Fishing Through ‘The Legend of Zelda’ Franchise

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Fishing Through ‘The Legend of Zelda’ Franchise

(Courtesy Flickr)

(Courtesy Flickr)

(Courtesy Flickr)

(Courtesy Flickr)

By Ray Gill, Arts Writer

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Fishing is a boring, repetitive task for most. Some like it for this reason — it provides a relaxation period with no real responsibility behind it — but others enjoy it for the catch. That being said, it’s not a task loved by all. So why would The Legend of Zelda series implement it into their games and how did it continue to grow in popularity? The reason is because without having to go through the boring side of fishing, you can enjoy all the fun and easily get hooked on it. Players can do what seems to be a hard task with little to no effort and reap all the enjoyment. Nintendo knew how to make it more appealing with each and every release.

The Legend of Zelda franchise has always been known as an action-packed series. The series captures its audience with a beautiful story and environment that has always made it hard to put down the controller. One thing the games are namely remembered for are the mini games within the game. The first mini game to come to mind is fishing. Though fishing in the traditional sense — with a pole and lure — really hasn’t been around since 2000 with “The Legend of Zelda: Majora’s Mask,” it’s still a feature that most gamers miss. Now, with the recent remake of The Legend of “Zelda: Link’s Awakening,” we all can jump back to the good ol’ days of sitting around for hours trying to reel in every virtual fish you can.

 

The Legend of Zelda: A Link to the Past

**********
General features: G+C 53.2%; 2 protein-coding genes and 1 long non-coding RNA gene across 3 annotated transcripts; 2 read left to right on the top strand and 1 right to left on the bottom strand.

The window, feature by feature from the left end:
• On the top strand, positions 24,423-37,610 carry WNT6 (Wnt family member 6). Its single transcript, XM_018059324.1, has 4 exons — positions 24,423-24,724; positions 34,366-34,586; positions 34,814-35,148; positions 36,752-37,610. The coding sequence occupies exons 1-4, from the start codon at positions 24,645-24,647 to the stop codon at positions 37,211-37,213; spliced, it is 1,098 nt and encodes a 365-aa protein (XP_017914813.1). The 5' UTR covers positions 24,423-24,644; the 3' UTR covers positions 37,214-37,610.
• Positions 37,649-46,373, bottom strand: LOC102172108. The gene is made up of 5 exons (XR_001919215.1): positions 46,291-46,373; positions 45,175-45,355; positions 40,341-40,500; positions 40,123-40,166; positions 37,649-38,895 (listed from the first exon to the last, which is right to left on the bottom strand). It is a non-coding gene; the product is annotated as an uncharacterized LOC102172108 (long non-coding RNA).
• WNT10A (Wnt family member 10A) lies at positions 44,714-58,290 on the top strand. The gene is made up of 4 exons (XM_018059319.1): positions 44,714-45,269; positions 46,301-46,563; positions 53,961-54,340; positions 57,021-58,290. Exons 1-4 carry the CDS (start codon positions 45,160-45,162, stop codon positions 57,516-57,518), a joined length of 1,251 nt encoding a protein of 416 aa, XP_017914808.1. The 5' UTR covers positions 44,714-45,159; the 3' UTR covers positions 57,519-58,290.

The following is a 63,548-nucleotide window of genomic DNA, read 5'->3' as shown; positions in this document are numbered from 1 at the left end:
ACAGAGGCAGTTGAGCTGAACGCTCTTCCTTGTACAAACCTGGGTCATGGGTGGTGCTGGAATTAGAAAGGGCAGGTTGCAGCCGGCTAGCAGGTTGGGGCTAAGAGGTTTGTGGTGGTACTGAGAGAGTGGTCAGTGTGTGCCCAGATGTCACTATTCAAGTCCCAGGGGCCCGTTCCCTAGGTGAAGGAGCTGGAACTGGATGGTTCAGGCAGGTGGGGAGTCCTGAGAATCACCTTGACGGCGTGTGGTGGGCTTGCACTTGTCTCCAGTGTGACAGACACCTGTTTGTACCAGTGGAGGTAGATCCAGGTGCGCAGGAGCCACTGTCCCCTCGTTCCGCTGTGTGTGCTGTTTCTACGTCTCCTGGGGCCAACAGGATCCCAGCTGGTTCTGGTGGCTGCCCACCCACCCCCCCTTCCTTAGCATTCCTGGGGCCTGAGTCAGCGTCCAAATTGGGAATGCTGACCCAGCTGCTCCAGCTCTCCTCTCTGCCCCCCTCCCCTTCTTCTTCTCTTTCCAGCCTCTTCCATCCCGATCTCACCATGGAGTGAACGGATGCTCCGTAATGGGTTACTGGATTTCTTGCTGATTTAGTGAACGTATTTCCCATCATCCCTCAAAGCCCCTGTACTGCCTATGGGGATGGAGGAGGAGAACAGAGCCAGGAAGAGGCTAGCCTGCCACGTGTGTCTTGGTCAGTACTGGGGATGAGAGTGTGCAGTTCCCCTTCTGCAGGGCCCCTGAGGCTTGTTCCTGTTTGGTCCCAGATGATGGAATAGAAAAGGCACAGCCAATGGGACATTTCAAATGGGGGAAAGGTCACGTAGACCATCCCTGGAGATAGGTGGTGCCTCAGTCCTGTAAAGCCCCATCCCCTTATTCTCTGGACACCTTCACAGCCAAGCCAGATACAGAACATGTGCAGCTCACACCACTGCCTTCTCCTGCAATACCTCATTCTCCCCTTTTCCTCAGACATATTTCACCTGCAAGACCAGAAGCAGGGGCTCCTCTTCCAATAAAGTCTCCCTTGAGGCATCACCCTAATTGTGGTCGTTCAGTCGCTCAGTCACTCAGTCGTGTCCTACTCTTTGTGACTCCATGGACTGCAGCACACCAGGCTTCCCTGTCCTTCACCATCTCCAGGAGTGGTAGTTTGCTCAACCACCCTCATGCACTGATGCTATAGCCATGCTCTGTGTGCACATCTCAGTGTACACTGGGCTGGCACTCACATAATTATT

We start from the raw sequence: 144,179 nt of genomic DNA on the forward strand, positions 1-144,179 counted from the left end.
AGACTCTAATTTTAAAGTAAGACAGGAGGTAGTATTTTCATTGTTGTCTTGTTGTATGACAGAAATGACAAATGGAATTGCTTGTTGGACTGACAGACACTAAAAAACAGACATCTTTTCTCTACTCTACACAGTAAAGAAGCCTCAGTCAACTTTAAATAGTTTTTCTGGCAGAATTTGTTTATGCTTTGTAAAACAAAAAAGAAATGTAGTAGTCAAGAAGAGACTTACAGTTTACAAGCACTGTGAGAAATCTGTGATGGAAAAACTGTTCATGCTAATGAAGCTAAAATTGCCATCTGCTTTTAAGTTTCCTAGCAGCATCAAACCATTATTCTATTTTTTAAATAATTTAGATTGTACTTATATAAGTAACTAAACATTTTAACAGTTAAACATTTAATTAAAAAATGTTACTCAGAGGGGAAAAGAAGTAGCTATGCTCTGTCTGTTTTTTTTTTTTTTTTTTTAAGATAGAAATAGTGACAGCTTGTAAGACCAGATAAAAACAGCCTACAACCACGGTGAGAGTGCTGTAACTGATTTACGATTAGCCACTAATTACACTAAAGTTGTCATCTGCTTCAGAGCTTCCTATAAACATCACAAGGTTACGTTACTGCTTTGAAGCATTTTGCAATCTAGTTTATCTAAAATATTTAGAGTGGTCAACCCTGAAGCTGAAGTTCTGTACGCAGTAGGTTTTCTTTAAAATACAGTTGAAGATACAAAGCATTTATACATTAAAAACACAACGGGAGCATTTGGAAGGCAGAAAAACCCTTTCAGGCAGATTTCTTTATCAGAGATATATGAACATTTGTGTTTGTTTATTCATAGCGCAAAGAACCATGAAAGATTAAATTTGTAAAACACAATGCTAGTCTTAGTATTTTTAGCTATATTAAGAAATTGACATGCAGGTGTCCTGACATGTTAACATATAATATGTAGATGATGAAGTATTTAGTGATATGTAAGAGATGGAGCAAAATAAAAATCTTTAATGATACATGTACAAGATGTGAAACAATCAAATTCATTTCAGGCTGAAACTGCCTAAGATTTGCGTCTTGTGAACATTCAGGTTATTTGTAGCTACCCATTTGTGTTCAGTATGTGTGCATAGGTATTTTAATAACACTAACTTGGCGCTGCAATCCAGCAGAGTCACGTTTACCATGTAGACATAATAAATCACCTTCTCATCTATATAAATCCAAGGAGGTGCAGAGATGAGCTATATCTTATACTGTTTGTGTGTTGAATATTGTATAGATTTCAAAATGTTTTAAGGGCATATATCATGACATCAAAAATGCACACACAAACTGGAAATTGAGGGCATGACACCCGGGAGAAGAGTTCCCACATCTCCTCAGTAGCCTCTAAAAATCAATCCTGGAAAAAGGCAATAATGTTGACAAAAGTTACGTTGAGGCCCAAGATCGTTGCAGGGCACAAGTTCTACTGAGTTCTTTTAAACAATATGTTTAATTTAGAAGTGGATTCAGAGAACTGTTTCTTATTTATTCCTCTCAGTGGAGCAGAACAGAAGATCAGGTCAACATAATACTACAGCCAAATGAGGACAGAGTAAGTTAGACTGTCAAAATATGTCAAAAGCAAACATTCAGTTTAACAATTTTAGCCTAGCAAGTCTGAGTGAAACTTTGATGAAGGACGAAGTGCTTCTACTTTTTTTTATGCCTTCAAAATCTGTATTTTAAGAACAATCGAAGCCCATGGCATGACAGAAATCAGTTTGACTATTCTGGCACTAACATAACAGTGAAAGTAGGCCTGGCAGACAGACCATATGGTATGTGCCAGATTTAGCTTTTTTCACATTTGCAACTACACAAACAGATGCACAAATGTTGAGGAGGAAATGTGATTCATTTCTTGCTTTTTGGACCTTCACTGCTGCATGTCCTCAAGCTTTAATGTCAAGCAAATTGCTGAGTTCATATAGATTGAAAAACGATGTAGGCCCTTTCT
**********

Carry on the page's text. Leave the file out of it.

Fishing may not come to mind when you think of “The Legend of Zelda: A Link to the Past” because it technically didn’t include fishing — well, at least not in the typical Zelda fashion. In this title, fishing is more like a “World of Warcraft” style: boss grinding. For those who don’t know what “boss grinding” or “farming” are, they’re terms that refer to tediously killing lower-powered enemies for a long period of time in order to level up in preparation to face a boss or harvesting loot. The player would run down to the Swamp Ruins and drain the surrounding ruin water, then come back out of the ruin to collect one of several fish flopping around. The fish could be returned to the water for a reward of 20 rupees or sold to the bottle salesman in Kakariko Village for 20 rupees and other random items after a long hike. 

The downside to this game’s farming is tediously walking back to the ruin, re-draining the water and carrying a fish to the village. “The Legend of Zelda: Link’s Awakening,” on the other hand, was the first game to integrate an actual fishing mini game, which was later improved.

 

The Legend of Zelda: Link’s Awakening

In “The Legend of Zelda: Link’s Awakening,” fishing finally gets its glory moment. In Mabe Village, a man can be found fishing in a small pond. After speaking with him, the opportunity is given to take his spot to fish. It costs 10 rupees to begin fishing and recast. The smaller of the two fish caught is a five-rupee reward. The bigger fish, called Lurkers, would give you 20 rupees.

 

The Legend of Zelda: Ocarina of Time

“The Legend of Zelda: Ocarina of Time” had major advancements compared to previous titles. The game went from an eight-bit 2D style in “The Legend of Zelda: Link’s Awakening” to a full-on 3D game in only five years. The change from 2D to 3D gave way to improved mini games. especially the fishing. In this game, you’d go to fishing pond, again near Lake Hylia, and pay 20 rupees to the pond owner. Fishing can be enjoyed for as long as preferred with no recast fee, but only the biggest catch at the end can be kept. The prized fish would be hung on the wall, replacing any smaller ones hung prior.

(Courtesy Wikimedia Commons)

If you fish as child Link, he could be rewarded with a Piece of Heart towards earning more life for any fish over nine pounds. As adult Link, if fish are over 16 pounds the Golden Scale could be won, allowing him to dive for longer underwater.

With 3D graphics, the fishing lure doesn’t just sink underwater to fish at different depths, but also moves from side to side to help skim the water and attract fish easier. Once the line is casted, the camera changes from viewing Link in third person to the lure to control it. If a fish bites, the camera pans back behind Link in order to take control in reeling.

 

The Legend of Zelda: Majora’s Mask